Fleur de Sel - Gourmet Guide

June 12, 2019 | By Dave Mattingly

Fleur de Sel, translated as "Flower of Salt" in French, is a highly sought after sea salt harvested from specially constructed sea farms built on coastal areas off of Western France. The four main places that are home to French Fleur de Sel farming are Guerande in Brittany (Bretagne), Ile de Re (an island just south of Brittany), Noirmoutier (another island off Brittany) and Camargue (in the Rhone delta on the shores of the Mediterranean). A similar product called Flor de Sal is made in Portugal and also possesses excellent qualities.

Fleur de Sel Production
While commercially harvested Fleur de Sel is farmed, it is also a naturally occurring sea salt formed under specific weather conditions. Fleur de Sel is obtained by extracting salt from evaporated sea water in a specific way. Fleur de Sel salt farmers skim the thin top layer of salt that rises to the surface of shallow collection pans. Due to its labor intensive hand-harvesting, Fleur de Sel is more expensive than other types of sea salt. Fleur de Sel is aptly referred to as the "caviar of salt". The Fleur de Sel farmed by the Brittany coast is often tinged gray, as the copious rain that this region receives stirs up clay from the bottom of the pools and clouds the water in the salt farms, coloring the salt crystals gray.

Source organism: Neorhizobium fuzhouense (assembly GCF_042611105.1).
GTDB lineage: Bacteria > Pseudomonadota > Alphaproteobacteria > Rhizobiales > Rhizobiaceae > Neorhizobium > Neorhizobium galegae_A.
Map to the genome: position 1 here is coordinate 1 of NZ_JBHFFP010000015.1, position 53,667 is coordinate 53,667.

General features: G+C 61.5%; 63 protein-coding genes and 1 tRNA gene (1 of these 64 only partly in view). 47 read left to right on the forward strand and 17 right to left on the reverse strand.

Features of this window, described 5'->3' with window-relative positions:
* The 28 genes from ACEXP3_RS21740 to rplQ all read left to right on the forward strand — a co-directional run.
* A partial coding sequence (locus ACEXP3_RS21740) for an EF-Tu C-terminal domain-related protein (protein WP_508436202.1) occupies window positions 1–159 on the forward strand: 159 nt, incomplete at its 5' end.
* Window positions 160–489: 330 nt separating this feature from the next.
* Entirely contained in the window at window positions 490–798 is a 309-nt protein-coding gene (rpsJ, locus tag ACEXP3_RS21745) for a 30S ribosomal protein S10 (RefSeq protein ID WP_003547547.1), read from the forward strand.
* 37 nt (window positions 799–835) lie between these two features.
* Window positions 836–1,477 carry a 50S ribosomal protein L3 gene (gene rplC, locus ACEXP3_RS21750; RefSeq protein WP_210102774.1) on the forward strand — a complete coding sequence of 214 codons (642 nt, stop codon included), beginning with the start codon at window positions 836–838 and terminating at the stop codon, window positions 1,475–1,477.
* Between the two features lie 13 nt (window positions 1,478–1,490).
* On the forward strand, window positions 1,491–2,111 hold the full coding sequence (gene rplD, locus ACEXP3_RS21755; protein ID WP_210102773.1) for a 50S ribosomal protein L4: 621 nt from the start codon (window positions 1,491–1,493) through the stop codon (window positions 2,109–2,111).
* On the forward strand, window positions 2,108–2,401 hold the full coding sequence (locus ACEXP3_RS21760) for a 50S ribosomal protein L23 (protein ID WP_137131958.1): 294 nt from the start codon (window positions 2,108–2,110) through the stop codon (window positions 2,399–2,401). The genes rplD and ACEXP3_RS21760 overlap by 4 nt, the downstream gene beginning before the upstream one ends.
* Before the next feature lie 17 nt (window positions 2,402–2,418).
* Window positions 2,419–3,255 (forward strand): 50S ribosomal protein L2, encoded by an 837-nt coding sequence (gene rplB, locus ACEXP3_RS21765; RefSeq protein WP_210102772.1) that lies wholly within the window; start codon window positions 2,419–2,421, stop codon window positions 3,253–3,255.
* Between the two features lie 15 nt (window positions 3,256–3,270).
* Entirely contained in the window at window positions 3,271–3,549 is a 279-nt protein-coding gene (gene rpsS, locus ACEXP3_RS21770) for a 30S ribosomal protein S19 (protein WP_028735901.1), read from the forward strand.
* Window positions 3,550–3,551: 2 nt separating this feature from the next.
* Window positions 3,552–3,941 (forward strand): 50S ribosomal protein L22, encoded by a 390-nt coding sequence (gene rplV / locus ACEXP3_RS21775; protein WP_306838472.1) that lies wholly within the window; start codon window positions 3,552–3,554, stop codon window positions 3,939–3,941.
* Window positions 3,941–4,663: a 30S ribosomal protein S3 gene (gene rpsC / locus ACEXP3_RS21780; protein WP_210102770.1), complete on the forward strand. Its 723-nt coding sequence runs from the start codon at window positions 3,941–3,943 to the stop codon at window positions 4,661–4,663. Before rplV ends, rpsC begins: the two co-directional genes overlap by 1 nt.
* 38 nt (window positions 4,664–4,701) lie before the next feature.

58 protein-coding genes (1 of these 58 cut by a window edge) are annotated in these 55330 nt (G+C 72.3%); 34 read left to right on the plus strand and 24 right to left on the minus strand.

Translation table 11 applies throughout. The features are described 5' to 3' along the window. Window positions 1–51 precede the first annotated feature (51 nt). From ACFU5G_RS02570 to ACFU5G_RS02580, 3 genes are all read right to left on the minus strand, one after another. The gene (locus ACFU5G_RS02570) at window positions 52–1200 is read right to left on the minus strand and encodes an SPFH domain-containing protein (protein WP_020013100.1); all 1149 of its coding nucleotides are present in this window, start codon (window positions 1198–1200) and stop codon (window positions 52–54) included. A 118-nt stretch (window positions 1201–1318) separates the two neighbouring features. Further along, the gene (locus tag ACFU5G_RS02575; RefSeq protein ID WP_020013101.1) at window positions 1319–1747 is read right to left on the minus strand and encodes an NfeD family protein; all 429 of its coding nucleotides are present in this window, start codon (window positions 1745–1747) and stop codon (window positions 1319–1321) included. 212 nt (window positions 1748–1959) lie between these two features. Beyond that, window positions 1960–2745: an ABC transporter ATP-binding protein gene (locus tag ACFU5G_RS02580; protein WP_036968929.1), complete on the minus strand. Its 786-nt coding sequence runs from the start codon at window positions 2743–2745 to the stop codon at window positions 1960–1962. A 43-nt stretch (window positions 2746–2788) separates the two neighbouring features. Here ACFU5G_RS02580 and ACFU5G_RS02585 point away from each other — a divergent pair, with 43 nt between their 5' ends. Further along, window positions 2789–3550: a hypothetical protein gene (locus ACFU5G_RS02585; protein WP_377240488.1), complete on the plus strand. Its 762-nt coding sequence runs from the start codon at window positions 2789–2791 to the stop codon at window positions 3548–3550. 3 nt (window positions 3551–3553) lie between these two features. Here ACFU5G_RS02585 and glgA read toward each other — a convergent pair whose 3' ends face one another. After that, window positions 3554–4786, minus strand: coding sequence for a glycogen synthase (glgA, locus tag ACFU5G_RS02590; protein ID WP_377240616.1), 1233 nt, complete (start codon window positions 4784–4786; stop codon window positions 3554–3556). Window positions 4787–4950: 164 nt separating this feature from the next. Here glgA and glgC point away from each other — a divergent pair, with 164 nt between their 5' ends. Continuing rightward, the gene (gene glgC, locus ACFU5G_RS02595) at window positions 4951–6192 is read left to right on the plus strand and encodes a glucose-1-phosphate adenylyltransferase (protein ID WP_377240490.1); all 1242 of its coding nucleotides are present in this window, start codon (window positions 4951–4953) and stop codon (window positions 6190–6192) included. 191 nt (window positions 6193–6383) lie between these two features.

Fleur de Sel has a fine, delicate consistency and tends to have a softer flavor than other sea salts. In addition to its gray coloring, Fleur de Sel may also have a faint pink color due to the minerals and algae that are present in the salt marshes where this prized sea salt is harvested. Fleur de Sel contains magnesium, iron, calcium and other beneficial trace elements and some people detect that it has a light floral odor. Typical uses include sprinkling on meats, nuts or desserts and sweets such as caramels to create a complex flavor experience.

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